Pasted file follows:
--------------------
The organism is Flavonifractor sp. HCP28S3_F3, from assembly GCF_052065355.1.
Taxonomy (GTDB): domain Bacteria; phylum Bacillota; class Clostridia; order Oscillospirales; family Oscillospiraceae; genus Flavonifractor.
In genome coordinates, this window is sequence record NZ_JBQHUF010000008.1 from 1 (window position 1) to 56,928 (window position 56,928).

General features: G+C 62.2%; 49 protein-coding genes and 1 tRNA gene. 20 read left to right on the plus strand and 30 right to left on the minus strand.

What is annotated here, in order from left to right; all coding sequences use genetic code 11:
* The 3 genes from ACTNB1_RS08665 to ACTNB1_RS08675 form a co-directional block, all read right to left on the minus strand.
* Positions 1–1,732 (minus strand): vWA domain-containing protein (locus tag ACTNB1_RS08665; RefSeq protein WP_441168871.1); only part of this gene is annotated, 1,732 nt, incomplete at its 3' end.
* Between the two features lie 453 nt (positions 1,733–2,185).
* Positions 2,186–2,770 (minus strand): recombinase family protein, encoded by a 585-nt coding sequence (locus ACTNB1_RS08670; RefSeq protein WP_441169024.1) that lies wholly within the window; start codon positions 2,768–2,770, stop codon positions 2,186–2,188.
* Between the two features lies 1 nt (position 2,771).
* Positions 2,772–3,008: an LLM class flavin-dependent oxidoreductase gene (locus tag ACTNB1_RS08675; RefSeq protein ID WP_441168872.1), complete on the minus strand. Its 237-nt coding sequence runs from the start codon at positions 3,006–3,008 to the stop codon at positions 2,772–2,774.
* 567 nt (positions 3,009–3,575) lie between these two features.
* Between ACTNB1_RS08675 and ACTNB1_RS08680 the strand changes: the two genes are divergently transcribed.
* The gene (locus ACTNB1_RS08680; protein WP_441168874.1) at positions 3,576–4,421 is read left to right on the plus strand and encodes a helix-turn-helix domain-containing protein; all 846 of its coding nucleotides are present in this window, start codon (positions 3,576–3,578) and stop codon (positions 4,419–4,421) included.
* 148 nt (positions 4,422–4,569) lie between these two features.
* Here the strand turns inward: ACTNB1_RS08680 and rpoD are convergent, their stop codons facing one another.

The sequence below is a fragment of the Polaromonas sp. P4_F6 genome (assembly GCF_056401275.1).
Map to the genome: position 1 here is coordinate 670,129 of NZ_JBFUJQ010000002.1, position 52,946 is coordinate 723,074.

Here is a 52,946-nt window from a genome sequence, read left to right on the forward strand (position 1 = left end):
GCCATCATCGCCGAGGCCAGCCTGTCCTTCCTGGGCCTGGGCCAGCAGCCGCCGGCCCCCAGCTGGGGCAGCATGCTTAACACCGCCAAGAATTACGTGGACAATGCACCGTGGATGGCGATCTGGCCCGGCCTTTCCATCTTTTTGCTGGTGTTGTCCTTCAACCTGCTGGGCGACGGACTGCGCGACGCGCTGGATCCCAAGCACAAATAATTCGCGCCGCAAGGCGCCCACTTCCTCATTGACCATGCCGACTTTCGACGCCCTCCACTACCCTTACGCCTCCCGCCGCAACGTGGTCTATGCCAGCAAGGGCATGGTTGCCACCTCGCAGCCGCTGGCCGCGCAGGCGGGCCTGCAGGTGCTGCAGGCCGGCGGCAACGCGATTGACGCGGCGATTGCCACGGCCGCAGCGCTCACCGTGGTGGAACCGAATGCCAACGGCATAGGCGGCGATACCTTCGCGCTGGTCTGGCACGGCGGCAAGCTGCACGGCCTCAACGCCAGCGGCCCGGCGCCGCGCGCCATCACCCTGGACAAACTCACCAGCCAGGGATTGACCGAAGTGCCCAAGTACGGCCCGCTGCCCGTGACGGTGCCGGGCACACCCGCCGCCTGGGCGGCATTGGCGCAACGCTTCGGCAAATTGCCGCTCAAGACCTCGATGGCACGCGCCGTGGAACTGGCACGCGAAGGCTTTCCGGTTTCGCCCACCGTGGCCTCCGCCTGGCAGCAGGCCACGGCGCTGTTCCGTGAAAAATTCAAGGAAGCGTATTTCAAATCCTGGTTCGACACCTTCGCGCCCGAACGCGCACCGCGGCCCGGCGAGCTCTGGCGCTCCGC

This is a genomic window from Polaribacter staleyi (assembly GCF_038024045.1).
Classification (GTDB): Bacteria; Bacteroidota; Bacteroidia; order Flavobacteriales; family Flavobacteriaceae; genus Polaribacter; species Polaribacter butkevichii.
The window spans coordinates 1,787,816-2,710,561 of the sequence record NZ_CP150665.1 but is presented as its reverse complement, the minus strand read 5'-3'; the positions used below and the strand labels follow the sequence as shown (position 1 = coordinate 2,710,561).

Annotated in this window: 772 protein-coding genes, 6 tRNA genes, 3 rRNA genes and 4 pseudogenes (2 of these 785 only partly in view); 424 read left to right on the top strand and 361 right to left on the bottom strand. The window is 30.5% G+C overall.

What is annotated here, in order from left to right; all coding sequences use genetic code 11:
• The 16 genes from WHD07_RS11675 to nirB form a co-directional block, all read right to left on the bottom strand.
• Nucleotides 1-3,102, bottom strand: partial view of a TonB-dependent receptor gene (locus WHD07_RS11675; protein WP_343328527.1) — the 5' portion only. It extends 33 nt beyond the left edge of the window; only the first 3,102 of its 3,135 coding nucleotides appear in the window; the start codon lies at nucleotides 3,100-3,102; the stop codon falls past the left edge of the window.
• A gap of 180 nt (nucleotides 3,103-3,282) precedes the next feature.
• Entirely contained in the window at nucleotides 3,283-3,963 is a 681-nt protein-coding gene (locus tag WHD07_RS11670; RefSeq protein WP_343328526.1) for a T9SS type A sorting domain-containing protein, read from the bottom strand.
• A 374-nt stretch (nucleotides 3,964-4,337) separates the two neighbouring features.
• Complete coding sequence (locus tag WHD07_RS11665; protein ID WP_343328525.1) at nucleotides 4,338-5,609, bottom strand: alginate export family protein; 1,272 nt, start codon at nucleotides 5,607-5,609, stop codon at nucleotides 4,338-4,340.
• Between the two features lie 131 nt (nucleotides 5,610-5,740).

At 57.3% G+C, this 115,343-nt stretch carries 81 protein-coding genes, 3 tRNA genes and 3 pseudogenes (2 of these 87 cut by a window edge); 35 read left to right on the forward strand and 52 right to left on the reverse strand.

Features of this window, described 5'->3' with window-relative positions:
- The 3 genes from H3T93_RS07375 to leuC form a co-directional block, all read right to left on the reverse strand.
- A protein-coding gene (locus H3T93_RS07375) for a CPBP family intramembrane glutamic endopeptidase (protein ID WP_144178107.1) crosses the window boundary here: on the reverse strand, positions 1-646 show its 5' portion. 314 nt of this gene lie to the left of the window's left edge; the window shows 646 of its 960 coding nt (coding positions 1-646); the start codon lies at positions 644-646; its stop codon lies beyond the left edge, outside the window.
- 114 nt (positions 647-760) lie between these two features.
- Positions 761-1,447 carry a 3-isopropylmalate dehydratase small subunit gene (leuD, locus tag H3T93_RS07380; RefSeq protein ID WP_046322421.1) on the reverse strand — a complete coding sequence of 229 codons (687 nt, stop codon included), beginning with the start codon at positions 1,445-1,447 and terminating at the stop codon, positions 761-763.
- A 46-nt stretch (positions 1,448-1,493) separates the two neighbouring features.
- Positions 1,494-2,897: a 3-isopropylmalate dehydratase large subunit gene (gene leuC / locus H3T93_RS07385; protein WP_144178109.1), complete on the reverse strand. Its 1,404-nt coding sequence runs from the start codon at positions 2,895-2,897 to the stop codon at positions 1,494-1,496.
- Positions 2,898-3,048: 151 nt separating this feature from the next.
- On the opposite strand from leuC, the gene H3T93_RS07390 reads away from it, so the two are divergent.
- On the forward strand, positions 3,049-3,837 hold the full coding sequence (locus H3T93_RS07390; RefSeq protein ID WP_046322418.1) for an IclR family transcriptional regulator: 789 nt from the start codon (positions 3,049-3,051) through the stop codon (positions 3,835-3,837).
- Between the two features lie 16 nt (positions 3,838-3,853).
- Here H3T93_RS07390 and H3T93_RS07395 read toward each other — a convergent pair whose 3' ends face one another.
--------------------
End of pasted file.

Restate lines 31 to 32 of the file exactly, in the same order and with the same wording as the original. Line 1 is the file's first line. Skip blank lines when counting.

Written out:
• Complete coding sequence (locus tag WHD07_RS11665; protein ID WP_343328525.1) at nucleotides 4,338-5,609, bottom strand: alginate export family protein; 1,272 nt, start codon at nucleotides 5,607-5,609, stop codon at nucleotides 4,338-4,340.
• Between the two features lie 131 nt (nucleotides 5,610-5,740).